So I (or, in fact, we) are now in a planning phase, and stuff should start to come together in the next couple of months. It largely depends on me being able to write more than one sentence of fiction a day…

There is a theory which states that if ever anybody discovers exactly what the Universe is for and why it is here, it will instantly disappear and be replaced by something even more bizarre and inexplicable. There is another theory which states that this has already happened.

I’ll go with the second theory. That fits both my life at the moment and the ideas and project I’m trying to work on. Watch this space…

Or, alternatively, this space –> [.]


August 11, 2010 2 comments

V bought a new kettle yesterday – not an electric kettle (she makes those explode) but the type that you use on a gas hob. And it came with its own little manual – four pages of instructions. That gave me pause for thought, because it seems the larger the thing you buy, the fewer instructions come with it.

My computer, for example, came with no instructions at all apart from how to plug it into the wall – admittedly that was probably because a lot of the other stuff I’d want to know was preloaded into the setup files.

I’m just wondering if there’s some inverse law of instructionality. The more complex the thing, the fewer instructions you get with it, because it’s supposed to be self-explanatory? I’m now dreading going to buy a bag of nails because I’m anticipating a manual the size of a telephone directory…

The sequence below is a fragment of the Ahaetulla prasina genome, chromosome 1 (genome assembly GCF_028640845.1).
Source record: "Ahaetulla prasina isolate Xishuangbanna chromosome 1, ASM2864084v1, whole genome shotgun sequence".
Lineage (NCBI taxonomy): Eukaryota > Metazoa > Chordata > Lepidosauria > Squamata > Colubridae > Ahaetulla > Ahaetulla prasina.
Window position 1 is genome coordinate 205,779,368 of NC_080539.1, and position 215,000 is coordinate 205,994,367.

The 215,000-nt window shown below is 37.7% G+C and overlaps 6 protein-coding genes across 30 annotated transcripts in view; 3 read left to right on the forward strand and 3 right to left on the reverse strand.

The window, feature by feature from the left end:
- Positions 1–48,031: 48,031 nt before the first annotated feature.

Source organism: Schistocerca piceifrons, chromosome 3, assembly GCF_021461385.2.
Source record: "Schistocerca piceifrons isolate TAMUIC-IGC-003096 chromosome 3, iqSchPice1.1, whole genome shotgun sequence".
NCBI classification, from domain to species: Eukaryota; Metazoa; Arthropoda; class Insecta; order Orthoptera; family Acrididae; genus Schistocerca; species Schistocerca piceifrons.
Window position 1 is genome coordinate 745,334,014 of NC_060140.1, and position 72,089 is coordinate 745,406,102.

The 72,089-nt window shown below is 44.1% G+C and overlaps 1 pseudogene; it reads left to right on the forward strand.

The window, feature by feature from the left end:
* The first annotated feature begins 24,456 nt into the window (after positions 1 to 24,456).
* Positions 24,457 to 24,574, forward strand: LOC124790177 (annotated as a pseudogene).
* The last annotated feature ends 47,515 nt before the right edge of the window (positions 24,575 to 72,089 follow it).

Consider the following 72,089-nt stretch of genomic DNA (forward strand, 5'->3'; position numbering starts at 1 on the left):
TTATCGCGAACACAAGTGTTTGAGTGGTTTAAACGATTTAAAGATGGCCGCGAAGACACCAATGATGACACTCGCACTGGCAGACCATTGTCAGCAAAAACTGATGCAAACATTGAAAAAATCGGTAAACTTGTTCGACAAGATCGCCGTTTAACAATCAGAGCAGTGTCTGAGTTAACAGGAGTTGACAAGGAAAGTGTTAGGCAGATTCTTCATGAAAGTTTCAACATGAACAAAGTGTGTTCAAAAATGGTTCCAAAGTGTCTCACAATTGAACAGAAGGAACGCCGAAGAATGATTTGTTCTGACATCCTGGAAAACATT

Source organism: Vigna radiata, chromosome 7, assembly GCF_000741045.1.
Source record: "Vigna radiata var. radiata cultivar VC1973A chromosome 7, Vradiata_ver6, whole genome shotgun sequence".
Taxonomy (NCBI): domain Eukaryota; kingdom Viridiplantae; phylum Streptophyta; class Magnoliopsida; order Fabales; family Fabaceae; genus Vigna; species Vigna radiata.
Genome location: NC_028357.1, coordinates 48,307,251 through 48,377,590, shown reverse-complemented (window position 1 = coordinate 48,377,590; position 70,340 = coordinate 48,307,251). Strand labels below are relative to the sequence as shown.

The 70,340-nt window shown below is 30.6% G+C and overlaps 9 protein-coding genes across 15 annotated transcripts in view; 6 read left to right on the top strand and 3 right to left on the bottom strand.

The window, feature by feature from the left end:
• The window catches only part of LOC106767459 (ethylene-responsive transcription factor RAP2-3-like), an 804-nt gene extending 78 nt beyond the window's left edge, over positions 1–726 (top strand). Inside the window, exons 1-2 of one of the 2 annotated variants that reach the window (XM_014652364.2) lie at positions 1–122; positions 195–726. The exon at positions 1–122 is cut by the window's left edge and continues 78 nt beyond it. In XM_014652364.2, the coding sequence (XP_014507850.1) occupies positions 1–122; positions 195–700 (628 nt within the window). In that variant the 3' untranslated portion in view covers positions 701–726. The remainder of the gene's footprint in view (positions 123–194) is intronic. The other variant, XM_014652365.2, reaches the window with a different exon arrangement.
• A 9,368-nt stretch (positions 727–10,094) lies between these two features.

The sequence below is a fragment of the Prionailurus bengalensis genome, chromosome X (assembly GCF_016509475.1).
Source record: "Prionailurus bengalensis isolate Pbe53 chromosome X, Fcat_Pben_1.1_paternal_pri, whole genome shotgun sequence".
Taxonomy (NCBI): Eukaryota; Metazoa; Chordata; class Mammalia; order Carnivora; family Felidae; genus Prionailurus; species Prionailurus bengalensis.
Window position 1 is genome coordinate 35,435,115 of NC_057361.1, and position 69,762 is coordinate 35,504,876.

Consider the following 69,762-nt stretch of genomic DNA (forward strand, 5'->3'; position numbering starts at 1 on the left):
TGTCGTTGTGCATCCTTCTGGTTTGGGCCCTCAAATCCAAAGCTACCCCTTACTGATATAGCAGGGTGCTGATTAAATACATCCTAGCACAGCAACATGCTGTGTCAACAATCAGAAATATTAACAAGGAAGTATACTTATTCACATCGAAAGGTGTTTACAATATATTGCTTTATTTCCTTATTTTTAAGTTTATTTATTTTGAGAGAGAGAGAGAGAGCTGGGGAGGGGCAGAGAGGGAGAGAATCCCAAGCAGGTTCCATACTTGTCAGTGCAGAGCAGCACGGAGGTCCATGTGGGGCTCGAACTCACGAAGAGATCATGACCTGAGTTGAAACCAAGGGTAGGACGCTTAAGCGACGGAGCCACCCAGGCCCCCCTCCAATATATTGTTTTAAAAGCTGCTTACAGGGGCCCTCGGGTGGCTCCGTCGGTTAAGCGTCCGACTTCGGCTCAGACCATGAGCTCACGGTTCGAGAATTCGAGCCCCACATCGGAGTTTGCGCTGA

The instructions themselves are amusing, though I suspect only to people like me with twisted and OCD minds: ‘After boiling has occurred, turn off the heat source and wait for a short period of time. Lift the kettle from the hob ensuring the hands are protected through the use of an oven glove or other suitable insulator. Open the whistle and commence pouring.’

This reminds me of an exercise I did many years ago, in which I found it was surprisingly hard to describe a process in sufficient detail that a robot could follow it.

There was nothing in the instructions about making sure where the coffee cup was…

Some of the instructions are whimsical. ‘Do not attempt to remove the lid immediately after boiling as there is a potential risk that heat from the escaping steam will cause scolding [sic].’ Even household appliances get to tell me off??

And some of the instructions might also apply to me. ‘Examine regularly to ensure that knobs, whistles and handles are not becoming loose.’ ‘Avoid extreme temperatures as this may cause bronze tinting.’

While I’m on the subject, can anyone explain why warnings on some products are different in different languages? I have a can of deodorant (yes, I do use such things) which says in translation from the Portuguese, ‘Abuse of solvents is prejudicual to health’. However in English it says ‘Solvent abuse can kill instantly’. Maybe it’s somehow less dangerous if you can read Portuguese? Or English readers are more stupid and need the consequences spelled out graphically?

I made this

August 8, 2010 2 comments